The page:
Golfer's Spine Mechanics
Back injuries account to up to 50% of all injuries sustained by men who
play golf. Golfers’ back problems usually can be attributed to one or more
of the following: excessive uneven bending or twisting, jerky mechanics
or muscular weakness. Of the three, muscular weakness is the most
critical. Strong muscles stabilize the spine. The stronger the muscles
supporting the spine, the more protection one has against twisting or
jerky motions that can cause injuries.
In a right-handed golfer, the muscles to the left of the spine contribute
significantly to swing speed. In the right-handed golfer, the muscles
on the right of the spine help to absorb the decelerating forces that
bring the golf club to a stop during the follow-through.
The abdominal muscles provide protection to the spine. When the abdominal
muscles are strong, they allow for more flexible back muscles. With
better-conditioned abdominal muscles, the spine will be effectively
supported with more flexible lower back muscles that reduces the risk of
Low back pain was identified as the most common musculoskeletal affecting
amateur and professional golfers. Professional golfers reported 63% of
injuries related to the low back whereas amateur golfers only reported 36%
of all injuries to the back. It is obvious to attribute poor mechanics,
excessive practice and poor physical conditioning to amateur golfers;
however, these factors are minimized at the professional level.
Although both the abdominal and low back muscles work together to
contribute to the rotation of the trunk and stability to the lumbar spine,
the abdominal muscles tend to fatigue more easily than the low back
muscles especially in individuals with low back pain.
Hip and shoulder rotation during the golf swing of low handicap players
The motion of the shoulders, arms and the club during the golf swing has
often been modeled as a double pendulum motion. Instructors in books often
refer to an optimal range of shoulder rotation of 90 degrees during the
backswing. Remarkably, studies on low handicap golfers showed that the
shoulders actually rotated in excess of 90 degrees during the backswing,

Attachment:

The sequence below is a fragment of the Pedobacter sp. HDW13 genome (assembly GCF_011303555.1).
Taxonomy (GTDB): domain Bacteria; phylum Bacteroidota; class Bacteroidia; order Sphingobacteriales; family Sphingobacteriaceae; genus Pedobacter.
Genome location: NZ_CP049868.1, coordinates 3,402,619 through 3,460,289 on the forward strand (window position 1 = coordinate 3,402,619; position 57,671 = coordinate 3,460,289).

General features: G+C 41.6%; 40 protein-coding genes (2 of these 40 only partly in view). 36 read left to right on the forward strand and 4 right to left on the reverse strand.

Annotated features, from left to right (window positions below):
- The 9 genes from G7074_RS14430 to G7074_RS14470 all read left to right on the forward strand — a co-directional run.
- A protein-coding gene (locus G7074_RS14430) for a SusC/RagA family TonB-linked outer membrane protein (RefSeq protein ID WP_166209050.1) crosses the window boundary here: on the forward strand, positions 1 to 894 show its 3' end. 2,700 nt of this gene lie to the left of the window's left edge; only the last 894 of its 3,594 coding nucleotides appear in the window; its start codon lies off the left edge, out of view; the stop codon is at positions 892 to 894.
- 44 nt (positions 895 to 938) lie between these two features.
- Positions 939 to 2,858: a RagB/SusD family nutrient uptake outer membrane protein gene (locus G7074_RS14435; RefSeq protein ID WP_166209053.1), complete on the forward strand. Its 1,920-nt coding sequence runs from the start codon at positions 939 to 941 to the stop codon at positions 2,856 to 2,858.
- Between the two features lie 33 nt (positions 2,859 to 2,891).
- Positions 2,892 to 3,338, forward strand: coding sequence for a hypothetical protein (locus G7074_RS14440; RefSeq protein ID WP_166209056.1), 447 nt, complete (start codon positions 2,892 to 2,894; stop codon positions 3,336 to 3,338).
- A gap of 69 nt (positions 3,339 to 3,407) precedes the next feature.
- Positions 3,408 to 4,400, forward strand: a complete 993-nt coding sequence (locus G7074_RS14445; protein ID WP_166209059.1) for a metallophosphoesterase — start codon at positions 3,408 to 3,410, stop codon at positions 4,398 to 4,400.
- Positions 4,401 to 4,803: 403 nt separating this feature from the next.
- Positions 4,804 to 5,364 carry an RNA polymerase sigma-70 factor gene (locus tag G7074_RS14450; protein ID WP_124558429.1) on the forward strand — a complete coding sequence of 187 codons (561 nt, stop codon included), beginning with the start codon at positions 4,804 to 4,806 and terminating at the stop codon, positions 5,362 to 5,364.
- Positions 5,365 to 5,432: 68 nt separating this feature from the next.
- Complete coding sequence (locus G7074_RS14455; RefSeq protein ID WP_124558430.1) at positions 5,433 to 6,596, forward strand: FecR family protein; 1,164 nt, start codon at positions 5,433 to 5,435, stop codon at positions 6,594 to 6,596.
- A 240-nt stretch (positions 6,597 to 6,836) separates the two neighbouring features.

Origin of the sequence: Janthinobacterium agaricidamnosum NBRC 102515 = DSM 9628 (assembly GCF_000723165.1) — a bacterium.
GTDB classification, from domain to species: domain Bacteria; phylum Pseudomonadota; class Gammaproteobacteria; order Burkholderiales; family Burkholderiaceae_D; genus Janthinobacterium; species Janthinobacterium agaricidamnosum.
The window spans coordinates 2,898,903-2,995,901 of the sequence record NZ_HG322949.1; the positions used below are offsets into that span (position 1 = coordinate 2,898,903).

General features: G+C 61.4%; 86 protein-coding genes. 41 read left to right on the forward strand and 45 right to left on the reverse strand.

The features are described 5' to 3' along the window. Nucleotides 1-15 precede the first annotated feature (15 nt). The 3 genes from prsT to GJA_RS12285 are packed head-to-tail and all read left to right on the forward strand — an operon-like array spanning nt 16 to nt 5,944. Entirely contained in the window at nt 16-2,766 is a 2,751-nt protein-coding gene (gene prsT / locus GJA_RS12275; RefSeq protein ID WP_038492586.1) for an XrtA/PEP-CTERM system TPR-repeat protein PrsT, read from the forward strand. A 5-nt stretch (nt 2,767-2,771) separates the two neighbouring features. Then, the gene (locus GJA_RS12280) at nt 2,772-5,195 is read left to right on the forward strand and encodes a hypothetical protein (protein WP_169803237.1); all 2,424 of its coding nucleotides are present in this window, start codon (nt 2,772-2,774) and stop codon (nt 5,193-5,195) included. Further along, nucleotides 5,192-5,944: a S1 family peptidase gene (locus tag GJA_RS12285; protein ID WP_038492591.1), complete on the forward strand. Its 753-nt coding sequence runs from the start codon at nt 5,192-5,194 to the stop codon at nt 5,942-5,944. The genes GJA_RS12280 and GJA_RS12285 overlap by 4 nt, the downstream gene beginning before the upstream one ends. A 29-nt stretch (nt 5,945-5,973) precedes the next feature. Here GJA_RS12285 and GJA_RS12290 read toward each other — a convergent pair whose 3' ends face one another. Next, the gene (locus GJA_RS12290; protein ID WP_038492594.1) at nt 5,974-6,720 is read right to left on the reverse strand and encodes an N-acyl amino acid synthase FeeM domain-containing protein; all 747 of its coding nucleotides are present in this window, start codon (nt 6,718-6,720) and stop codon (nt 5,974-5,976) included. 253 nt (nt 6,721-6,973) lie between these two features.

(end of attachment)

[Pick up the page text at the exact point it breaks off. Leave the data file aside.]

and in 75% of the golfers continued rotating away further to as much as
132 degrees with the average being 109 degrees +/- 12 degrees.
Studies show that during the backswing the shoulders continue to rotate to
the endpoint and prior to reaching this endpoint the hips initiate
rotating back 0.1 seconds prior to the shoulders reaching their optimal
Timing of the golf swing showed that 78% of the swing time was taken in
the backswing whereas 22% of the time was in the downswing.
The study also addressed hip rotation. It has been assumed previously that
the proper hip rotation should be around 45 degrees. The elite golfers
rotated anywhere from 35-48 degrees with the mean being at 37 degrees +/-
9 degrees. It has been reported that Tiger Woods has a hip rotation of
only 35 degrees with a shoulder rotation of 110 degrees. This compacted
rotation increases the coiling for the spring prior to unwinding through
the downswing motion.
Rotation of the both the hips and shoulders away from the target begins
immediately after the address, with the shoulders rotating more rapidly
than the hips. The maximal shoulder range of 102 degrees +/- 16 degrees
was greater than the 90-degree angle that had been advised in previous
studies. In movement patterns near the end of the backswing, the hips
initiate the downswing. Leading with the hips allows an
eccentric-concentric sequence of the spinal rotators. This allows the hips
and shoulders to rotate in opposite direction before they both rotate back
toward the target. This stretch-shortened cycle increases the acceleration
of the shoulders.
To summarize, proper mechanics, flexibility and conditioning all play a
role in the golf swing. Properly prepared, the risk of injury is
Should you have any further questions
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the Doctor" section.
Copyright © 2004 - 2012Taras V.
Kochno, M.D. All Rights Reserved
Board Certified in
Physical Medicine and Rehabilitation